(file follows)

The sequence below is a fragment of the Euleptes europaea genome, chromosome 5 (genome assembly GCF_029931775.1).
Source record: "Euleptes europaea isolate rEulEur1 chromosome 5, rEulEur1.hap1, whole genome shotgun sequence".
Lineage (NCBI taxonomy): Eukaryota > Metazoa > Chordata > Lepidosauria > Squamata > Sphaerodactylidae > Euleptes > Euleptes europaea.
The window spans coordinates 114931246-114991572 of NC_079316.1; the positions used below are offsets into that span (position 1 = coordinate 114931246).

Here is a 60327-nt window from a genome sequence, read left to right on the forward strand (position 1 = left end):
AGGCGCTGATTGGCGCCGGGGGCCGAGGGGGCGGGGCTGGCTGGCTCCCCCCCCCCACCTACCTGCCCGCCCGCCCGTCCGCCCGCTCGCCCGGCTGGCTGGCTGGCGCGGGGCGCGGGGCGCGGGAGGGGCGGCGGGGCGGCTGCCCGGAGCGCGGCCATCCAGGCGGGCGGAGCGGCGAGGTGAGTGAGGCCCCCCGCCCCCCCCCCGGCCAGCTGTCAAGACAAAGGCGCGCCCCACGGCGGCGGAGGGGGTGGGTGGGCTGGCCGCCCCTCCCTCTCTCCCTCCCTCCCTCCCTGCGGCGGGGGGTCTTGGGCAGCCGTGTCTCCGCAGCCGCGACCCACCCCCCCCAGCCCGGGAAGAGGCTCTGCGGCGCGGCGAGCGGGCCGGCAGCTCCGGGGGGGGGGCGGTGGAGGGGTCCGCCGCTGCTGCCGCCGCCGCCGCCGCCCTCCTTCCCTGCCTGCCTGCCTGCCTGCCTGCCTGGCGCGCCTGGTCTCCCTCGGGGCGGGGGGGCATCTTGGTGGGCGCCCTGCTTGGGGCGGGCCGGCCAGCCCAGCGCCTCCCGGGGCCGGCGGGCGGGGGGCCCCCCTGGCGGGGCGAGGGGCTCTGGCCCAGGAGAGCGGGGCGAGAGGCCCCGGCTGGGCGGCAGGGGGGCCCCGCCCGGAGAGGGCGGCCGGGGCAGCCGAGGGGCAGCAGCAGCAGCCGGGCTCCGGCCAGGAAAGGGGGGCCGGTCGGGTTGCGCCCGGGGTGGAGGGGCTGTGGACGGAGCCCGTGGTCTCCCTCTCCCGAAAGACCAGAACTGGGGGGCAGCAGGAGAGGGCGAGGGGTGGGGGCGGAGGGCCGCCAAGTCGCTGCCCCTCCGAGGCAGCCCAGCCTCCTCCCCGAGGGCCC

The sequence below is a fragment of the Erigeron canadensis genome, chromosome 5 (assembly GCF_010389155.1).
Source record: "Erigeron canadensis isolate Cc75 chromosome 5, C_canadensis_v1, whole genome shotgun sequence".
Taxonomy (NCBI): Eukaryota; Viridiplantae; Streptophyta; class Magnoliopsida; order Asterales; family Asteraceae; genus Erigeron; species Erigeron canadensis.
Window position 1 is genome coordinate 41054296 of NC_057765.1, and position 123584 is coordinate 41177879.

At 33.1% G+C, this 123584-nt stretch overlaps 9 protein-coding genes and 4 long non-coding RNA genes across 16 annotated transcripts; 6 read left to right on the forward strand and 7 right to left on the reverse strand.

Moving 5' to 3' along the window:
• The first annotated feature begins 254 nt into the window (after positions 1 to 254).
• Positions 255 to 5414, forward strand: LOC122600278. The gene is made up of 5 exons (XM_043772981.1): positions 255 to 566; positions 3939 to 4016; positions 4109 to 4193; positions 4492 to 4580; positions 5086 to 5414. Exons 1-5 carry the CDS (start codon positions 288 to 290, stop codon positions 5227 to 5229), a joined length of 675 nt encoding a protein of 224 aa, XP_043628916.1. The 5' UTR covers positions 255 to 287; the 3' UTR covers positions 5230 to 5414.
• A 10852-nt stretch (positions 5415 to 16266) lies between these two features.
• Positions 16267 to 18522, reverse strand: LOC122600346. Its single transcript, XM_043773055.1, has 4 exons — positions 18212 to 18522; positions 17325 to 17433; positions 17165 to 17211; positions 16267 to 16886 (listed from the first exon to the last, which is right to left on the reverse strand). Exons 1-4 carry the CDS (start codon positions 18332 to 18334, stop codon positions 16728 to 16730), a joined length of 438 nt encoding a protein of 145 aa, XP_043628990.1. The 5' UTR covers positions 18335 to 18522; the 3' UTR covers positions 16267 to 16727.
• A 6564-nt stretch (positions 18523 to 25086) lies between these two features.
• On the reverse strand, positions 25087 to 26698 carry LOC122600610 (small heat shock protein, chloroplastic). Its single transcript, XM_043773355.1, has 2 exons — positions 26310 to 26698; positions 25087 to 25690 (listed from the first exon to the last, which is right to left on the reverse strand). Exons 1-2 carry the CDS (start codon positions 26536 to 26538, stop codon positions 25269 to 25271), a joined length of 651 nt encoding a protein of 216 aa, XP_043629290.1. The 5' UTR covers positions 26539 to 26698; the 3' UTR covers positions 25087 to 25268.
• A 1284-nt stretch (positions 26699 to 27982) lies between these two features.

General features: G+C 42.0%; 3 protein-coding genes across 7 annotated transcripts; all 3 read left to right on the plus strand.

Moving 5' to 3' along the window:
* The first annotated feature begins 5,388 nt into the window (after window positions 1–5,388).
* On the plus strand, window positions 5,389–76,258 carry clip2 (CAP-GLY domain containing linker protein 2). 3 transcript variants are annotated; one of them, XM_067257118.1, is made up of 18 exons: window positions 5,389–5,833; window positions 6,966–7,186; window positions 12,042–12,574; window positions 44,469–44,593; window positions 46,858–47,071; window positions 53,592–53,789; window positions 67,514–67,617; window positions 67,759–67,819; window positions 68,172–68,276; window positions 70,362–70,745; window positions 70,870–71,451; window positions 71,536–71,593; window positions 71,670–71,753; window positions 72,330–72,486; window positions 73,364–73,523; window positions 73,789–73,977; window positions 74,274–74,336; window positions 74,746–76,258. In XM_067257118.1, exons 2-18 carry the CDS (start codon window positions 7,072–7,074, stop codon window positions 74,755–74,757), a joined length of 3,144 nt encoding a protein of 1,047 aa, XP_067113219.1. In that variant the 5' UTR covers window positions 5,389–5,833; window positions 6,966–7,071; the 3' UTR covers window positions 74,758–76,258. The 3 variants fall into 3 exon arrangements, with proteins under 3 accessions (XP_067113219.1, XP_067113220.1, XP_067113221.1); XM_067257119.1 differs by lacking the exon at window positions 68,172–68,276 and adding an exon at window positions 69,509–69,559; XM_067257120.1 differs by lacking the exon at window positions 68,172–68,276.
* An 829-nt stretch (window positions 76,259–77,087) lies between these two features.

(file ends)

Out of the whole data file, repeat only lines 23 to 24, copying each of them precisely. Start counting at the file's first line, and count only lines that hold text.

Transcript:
* On the plus strand, window positions 5,389–76,258 carry clip2 (CAP-GLY domain containing linker protein 2). 3 transcript variants are annotated; one of them, XM_067257118.1, is made up of 18 exons: window positions 5,389–5,833; window positions 6,966–7,186; window positions 12,042–12,574; window positions 44,469–44,593; window positions 46,858–47,071; window positions 53,592–53,789; window positions 67,514–67,617; window positions 67,759–67,819; window positions 68,172–68,276; window positions 70,362–70,745; window positions 70,870–71,451; window positions 71,536–71,593; window positions 71,670–71,753; window positions 72,330–72,486; window positions 73,364–73,523; window positions 73,789–73,977; window positions 74,274–74,336; window positions 74,746–76,258. In XM_067257118.1, exons 2-18 carry the CDS (start codon window positions 7,072–7,074, stop codon window positions 74,755–74,757), a joined length of 3,144 nt encoding a protein of 1,047 aa, XP_067113219.1. In that variant the 5' UTR covers window positions 5,389–5,833; window positions 6,966–7,071; the 3' UTR covers window positions 74,758–76,258. The 3 variants fall into 3 exon arrangements, with proteins under 3 accessions (XP_067113219.1, XP_067113220.1, XP_067113221.1); XM_067257119.1 differs by lacking the exon at window positions 68,172–68,276 and adding an exon at window positions 69,509–69,559; XM_067257120.1 differs by lacking the exon at window positions 68,172–68,276.
* An 829-nt stretch (window positions 76,259–77,087) lies between these two features.